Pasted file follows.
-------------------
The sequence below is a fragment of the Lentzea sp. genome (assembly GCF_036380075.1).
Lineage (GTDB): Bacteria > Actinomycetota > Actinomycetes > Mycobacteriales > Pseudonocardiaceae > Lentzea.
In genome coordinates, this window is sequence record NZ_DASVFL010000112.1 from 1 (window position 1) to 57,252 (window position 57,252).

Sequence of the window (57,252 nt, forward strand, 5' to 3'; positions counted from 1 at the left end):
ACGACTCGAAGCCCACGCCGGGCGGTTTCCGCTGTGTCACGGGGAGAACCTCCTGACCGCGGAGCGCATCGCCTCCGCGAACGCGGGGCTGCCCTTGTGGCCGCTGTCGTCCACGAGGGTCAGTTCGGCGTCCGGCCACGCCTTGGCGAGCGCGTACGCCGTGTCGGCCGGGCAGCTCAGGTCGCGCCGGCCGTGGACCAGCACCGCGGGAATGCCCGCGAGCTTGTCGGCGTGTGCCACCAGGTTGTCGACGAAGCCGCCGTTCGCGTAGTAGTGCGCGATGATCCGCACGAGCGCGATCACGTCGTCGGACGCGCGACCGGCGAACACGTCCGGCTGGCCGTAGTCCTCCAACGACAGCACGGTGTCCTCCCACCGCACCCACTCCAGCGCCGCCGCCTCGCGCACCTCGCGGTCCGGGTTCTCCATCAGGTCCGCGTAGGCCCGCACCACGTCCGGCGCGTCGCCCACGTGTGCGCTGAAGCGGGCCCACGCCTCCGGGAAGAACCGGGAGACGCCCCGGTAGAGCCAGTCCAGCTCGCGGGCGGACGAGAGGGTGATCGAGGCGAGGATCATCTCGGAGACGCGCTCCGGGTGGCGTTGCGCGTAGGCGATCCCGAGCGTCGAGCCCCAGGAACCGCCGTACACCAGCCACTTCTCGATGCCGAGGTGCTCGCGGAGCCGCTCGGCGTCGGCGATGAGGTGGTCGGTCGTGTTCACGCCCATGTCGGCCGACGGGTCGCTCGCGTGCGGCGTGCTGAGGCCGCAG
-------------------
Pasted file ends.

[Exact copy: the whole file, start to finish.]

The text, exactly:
The sequence below is a fragment of the Lentzea sp. genome (assembly GCF_036380075.1).
Lineage (GTDB): Bacteria > Actinomycetota > Actinomycetes > Mycobacteriales > Pseudonocardiaceae > Lentzea.
In genome coordinates, this window is sequence record NZ_DASVFL010000112.1 from 1 (window position 1) to 57,252 (window position 57,252).

Sequence of the window (57,252 nt, forward strand, 5' to 3'; positions counted from 1 at the left end):
ACGACTCGAAGCCCACGCCGGGCGGTTTCCGCTGTGTCACGGGGAGAACCTCCTGACCGCGGAGCGCATCGCCTCCGCGAACGCGGGGCTGCCCTTGTGGCCGCTGTCGTCCACGAGGGTCAGTTCGGCGTCCGGCCACGCCTTGGCGAGCGCGTACGCCGTGTCGGCCGGGCAGCTCAGGTCGCGCCGGCCGTGGACCAGCACCGCGGGAATGCCCGCGAGCTTGTCGGCGTGTGCCACCAGGTTGTCGACGAAGCCGCCGTTCGCGTAGTAGTGCGCGATGATCCGCACGAGCGCGATCACGTCGTCGGACGCGCGACCGGCGAACACGTCCGGCTGGCCGTAGTCCTCCAACGACAGCACGGTGTCCTCCCACCGCACCCACTCCAGCGCCGCCGCCTCGCGCACCTCGCGGTCCGGGTTCTCCATCAGGTCCGCGTAGGCCCGCACCACGTCCGGCGCGTCGCCCACGTGTGCGCTGAAGCGGGCCCACGCCTCCGGGAAGAACCGGGAGACGCCCCGGTAGAGCCAGTCCAGCTCGCGGGCGGACGAGAGGGTGATCGAGGCGAGGATCATCTCGGAGACGCGCTCCGGGTGGCGTTGCGCGTAGGCGATCCCGAGCGTCGAGCCCCAGGAACCGCCGTACACCAGCCACTTCTCGATGCCGAGGTGCTCGCGGAGCCGCTCGGCGTCGGCGATGAGGTGGTCGGTCGTGTTCACGCCCATGTCGGCCGACGGGTCGCTCGCGTGCGGCGTGCTGAGGCCGCAG